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Rent control is justified both economically and morally
J. W. Mason
Assistant Professor, John Jay College – City University of New York; and Fellow at the Roosevelt Institute
For economists, rent control has long been an example of how price controls are self-defeating. Economics textbooks use it as an example of how price controls reduce the supply of the controlled good, defeating their own purpose. But reality is more complicated than the textbook models. There are good reasons that governments are today taking a new interest in rent regulations.
The fundamental effect of rent control is to stop landlords from capturing the entire gain
The argument that rent control reduces the supply of housing overlooks the fundamental fact about real estate – that it is very long-lived. The textbook model assumes that a new supply of housing is produced each month to meet that month’s demand. But obviously, this is not the case. Most buildings were produced decades ago and land, with rare exceptions, was never produced at all. There’s no evidence that rent control matters for construction of new housing – indeed, most rent control rules exempt new construction. When rent control matters is when shifting demand increases the rent for existing housing – shifts that the builders of the housing could not have predicted, and that its current owners had nothing to do with. The fundamental economic effect of rent control is to stop landlords from capturing the entire windfall gain when a city or neighborhood becomes more desirable for whatever reason.
In short, we can’t talk about rent control without recalling that a large part of rents in the everyday sense are also rents in the economic sense – payments claimed through monopoly rights, not as a return to production.
Property rights are not the only economic rights
Discussing rent control in terms of the housing supply misses another key goal of the policy – to protect the right of current tenants to remain in their homes. A basic premise of rent regulation is that property rights are not the only economic rights. People who have lived somewhere for years have a right to remain there, that the law should recognize. There are economic arguments for this: There is social value in stable neighborhoods, and in many cases, the increased demand that allows rent to rise n the first place owes more to the current residents than to the property owners. But more fundamentally, it is simply a moral claim that long-time residence on certain terms creates an entitlement to continue residing there on the same terms – a claim that is no less legitimate than the right to continued possession of property that one owns.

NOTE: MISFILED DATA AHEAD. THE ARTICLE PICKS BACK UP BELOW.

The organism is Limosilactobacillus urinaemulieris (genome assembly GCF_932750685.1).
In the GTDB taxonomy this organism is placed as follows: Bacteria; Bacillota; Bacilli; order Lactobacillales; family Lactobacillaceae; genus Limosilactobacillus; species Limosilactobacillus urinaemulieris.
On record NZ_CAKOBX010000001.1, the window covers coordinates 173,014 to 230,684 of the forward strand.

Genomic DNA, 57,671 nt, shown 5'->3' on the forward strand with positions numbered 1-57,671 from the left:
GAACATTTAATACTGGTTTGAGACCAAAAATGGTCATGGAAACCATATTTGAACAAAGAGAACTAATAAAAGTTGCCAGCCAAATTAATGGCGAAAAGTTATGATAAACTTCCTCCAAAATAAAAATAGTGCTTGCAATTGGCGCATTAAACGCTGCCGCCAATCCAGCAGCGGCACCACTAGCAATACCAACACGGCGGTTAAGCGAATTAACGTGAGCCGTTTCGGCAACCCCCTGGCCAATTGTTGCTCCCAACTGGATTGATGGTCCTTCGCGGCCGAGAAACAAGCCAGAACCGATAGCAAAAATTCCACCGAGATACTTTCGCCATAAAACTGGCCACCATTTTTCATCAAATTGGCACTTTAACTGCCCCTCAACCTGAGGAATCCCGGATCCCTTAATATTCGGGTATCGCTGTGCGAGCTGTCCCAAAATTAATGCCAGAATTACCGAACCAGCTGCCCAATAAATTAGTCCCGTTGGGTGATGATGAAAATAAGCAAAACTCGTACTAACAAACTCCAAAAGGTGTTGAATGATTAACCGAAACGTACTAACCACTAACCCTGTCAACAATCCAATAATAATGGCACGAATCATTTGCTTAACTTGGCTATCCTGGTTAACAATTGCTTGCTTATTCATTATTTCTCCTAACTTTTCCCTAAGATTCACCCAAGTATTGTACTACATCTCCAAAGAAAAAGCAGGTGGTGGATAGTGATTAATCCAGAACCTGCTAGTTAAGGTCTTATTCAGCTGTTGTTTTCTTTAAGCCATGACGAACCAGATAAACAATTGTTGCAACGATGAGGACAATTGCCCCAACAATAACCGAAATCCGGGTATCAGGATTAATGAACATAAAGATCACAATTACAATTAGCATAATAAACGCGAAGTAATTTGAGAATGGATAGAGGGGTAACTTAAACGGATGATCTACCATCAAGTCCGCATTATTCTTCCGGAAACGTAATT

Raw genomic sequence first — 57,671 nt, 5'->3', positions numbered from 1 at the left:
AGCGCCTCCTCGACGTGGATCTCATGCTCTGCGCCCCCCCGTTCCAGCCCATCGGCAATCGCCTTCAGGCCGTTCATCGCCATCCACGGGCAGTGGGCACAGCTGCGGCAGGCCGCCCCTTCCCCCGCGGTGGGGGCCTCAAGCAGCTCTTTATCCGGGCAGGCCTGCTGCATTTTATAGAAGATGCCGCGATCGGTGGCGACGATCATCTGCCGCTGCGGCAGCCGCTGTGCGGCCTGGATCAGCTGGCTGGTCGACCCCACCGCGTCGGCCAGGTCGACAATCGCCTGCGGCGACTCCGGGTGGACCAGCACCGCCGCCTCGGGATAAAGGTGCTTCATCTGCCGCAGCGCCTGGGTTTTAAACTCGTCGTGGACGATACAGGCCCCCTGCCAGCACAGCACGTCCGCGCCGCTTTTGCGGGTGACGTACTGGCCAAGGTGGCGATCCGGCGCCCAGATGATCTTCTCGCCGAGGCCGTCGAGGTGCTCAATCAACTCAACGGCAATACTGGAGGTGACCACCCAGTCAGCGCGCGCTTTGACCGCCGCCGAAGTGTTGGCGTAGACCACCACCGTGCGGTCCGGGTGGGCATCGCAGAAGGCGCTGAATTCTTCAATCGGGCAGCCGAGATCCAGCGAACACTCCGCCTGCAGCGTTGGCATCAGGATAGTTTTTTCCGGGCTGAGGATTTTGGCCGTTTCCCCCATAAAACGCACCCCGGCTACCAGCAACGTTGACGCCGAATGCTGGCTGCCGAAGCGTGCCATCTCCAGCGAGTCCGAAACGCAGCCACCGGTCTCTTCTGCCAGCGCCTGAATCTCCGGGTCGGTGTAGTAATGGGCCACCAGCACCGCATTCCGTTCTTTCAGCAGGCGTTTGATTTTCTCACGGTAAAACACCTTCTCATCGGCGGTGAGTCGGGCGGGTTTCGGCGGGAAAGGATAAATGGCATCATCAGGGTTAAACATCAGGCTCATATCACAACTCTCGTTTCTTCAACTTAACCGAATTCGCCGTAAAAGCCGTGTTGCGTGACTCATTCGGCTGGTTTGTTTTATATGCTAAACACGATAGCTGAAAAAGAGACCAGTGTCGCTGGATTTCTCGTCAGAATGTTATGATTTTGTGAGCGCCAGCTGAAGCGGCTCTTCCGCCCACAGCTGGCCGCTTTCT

Rent control is impractical and unfair
Vice President for Research, Washington Policy Center
Backers of rent control think it’s a great deal for tenants. They’re wrong. Rent control creates “apartment lock” – people in a rent-controlled apartment don’t want to move, fearing they’ll lose the sweetheart deal the law provides. That means normal market turn-over is blocked, and young apartment-seekers have fewer choices, and have to move farther out or pay higher rents.
Rent control reduces access to new affordable housing
Apartment lock delays or stops some new home sales. Why buy a house when you can stay in a price-controlled apartment? Again, less turn-over, fewer apartments opening up, and landlords face less competition in finding good tenants.
Rent controlled units experience low turnover, reducing options for people who need housing. In some cities, this effect has sparked morbid tales of desperate apartment shoppers scanning the obituaries to find units that might open up in rent controlled buildings when someone dies.
Rent control reduces access to new affordable housing. When government imposes a price control, supply quickly dries up. Imagine the government slapped a price control on cell phones to make them “affordable” – obviously new smart phone offerings would quickly disappear.
In New York, to escape rent control rules, some developers started building hotels instead of apartment buildings. Maybe that’s great for tourists, but not for young people and working families needing a place to live.
Instead, policymakers should make housing more affordable by cutting property taxes and pointless permitting rules that make building homes so expensive.
Rent control means fewer choices
People should fight the phony promise of rent control, not only because it’s ridiculous and impractical, but because it is so obviously unfair. Politicians should not pass arrogant laws that disrupt healthy market signals, block the construction of more housing, and insult people’s dignity.
Most of us are grown up enough to know where we want to live and how much we want to pay. Rent control means fewer choices, less housing supply and expanded government power.
Politicians love to offer free stuff and say someone else will pay. With rent control the price is paid not by landlords, but by young workers and families who need more housing choices.
2 thoughts on “For or against rent control?”
My issue with rent controls is that the government is essentially telling a property owner they can’t recoup a profit on a structure they own and maintain. Renters by far outnumber owners when approving new property tax measures where I live, commonly believing that the higher cost of property taxes won’t affect them as they rent instead of owning. The property owners have to raise rents to pay for the new taxes, yet with rent controls they are often not allowed to do so. The government can continue to increase our property valuation and thus increase our costs as owners, but if we are in a rent controlled area we cannot recoup those extra costs.
Just my 2 cents…
“Politicians love to offer free stuff and say someone else will pay.” Wow, where have I heard that before???